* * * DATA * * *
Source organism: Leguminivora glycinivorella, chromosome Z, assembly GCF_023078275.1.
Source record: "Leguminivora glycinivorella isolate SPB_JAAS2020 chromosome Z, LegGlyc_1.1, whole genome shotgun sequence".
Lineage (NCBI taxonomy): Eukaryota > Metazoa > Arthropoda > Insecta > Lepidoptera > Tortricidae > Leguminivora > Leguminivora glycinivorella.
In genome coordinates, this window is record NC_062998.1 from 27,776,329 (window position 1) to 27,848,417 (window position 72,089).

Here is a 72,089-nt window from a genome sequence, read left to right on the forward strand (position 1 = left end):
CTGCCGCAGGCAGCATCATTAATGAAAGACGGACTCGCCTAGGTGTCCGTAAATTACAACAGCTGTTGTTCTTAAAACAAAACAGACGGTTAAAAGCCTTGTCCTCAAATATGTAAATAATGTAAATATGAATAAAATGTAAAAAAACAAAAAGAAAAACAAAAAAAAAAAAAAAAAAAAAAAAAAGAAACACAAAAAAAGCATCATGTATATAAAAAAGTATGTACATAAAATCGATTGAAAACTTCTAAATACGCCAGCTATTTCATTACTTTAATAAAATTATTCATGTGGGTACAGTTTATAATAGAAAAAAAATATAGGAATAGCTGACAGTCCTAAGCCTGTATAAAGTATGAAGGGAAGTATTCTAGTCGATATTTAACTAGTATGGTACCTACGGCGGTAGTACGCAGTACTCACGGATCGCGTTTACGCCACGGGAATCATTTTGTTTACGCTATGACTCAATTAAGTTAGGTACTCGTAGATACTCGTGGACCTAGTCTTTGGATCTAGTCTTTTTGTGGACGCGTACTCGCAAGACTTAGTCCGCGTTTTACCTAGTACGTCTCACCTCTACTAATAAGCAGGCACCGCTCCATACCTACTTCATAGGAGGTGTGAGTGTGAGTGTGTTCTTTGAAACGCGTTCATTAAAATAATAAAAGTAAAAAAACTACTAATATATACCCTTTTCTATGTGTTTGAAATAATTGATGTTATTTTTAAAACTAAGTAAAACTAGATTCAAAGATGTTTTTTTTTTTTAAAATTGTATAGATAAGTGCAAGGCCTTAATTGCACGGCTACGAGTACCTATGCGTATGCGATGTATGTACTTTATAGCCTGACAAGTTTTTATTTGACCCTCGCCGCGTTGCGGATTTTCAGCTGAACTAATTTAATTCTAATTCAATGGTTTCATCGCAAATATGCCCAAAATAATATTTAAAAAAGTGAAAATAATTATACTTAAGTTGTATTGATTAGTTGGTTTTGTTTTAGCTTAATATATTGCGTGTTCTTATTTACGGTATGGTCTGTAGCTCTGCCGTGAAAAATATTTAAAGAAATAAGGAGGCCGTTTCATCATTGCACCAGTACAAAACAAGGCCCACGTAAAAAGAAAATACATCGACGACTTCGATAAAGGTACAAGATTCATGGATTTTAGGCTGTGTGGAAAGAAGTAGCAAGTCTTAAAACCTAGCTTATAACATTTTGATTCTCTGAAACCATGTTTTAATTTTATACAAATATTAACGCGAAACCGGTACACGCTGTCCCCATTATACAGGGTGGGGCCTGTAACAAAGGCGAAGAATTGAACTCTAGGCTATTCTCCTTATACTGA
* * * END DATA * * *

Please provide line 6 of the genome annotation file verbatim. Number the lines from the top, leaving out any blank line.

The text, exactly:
CTGCCGCAGGCAGCATCATTAATGAAAGACGGACTCGCCTAGGTGTCCGTAAATTACAACAGCTGTTGTTCTTAAAACAAAACAGACGGTTAAAAGCCTTGTCCTCAAATATGTAAATAATGTAAATATGAATAAAATGTAAAAAAACAAAAAGAAAAACAAAAAAAAAAAAAAAAAAAAAAAAAAGAAACACAAAAAAAGCATCATGTATATAAAAAAGTATGTACATAAAATCGATTGAAAACTTCTAAATACGCCAGCTATTTCATTACTTTAATAAAATTATTCATGTGGGTACAGTTTATAATAGAAAAAAAATATAGGAATAGCTGACAGTCCTAAGCCTGTATAAAGTATGAAGGGAAGTATTCTAGTCGATATTTAACTAGTATGGTACCTACGGCGGTAGTACGCAGTACTCACGGATCGCGTTTACGCCACGGGAATCATTTTGTTTACGCTATGACTCAATTAAGTTAGGTACTCGTAGATACTCGTGGACCTAGTCTTTGGATCTAGTCTTTTTGTGGACGCGTACTCGCAAGACTTAGTCCGCGTTTTACCTAGTACGTCTCACCTCTACTAATAAGCAGGCACCGCTCCATACCTACTTCATAGGAGGTGTGAGTGTGAGTGTGTTCTTTGAAACGCGTTCATTAAAATAATAAAAGTAAAAAAACTACTAATATATACCCTTTTCTATGTGTTTGAAATAATTGATGTTATTTTTAAAACTAAGTAAAACTAGATTCAAAGATGTTTTTTTTTTTTAAAATTGTATAGATAAGTGCAAGGCCTTAATTGCACGGCTACGAGTACCTATGCGTATGCGATGTATGTACTTTATAGCCTGACAAGTTTTTATTTGACCCTCGCCGCGTTGCGGATTTTCAGCTGAACTAATTTAATTCTAATTCAATGGTTTCATCGCAAATATGCCCAAAATAATATTTAAAAAAGTGAAAATAATTATACTTAAGTTGTATTGATTAGTTGGTTTTGTTTTAGCTTAATATATTGCGTGTTCTTATTTACGGTATGGTCTGTAGCTCTGCCGTGAAAAATATTTAAAGAAATAAGGAGGCCGTTTCATCATTGCACCAGTACAAAACAAGGCCCACGTAAAAAGAAAATACATCGACGACTTCGATAAAGGTACAAGATTCATGGATTTTAGGCTGTGTGGAAAGAAGTAGCAAGTCTTAAAACCTAGCTTATAACATTTTGATTCTCTGAAACCATGTTTTAATTTTATACAAATATTAACGCGAAACCGGTACACGCTGTCCCCATTATACAGGGTGGGGCCTGTAACAAAGGCGAAGAATTGAACTCTAGGCTATTCTCCTTATACTGA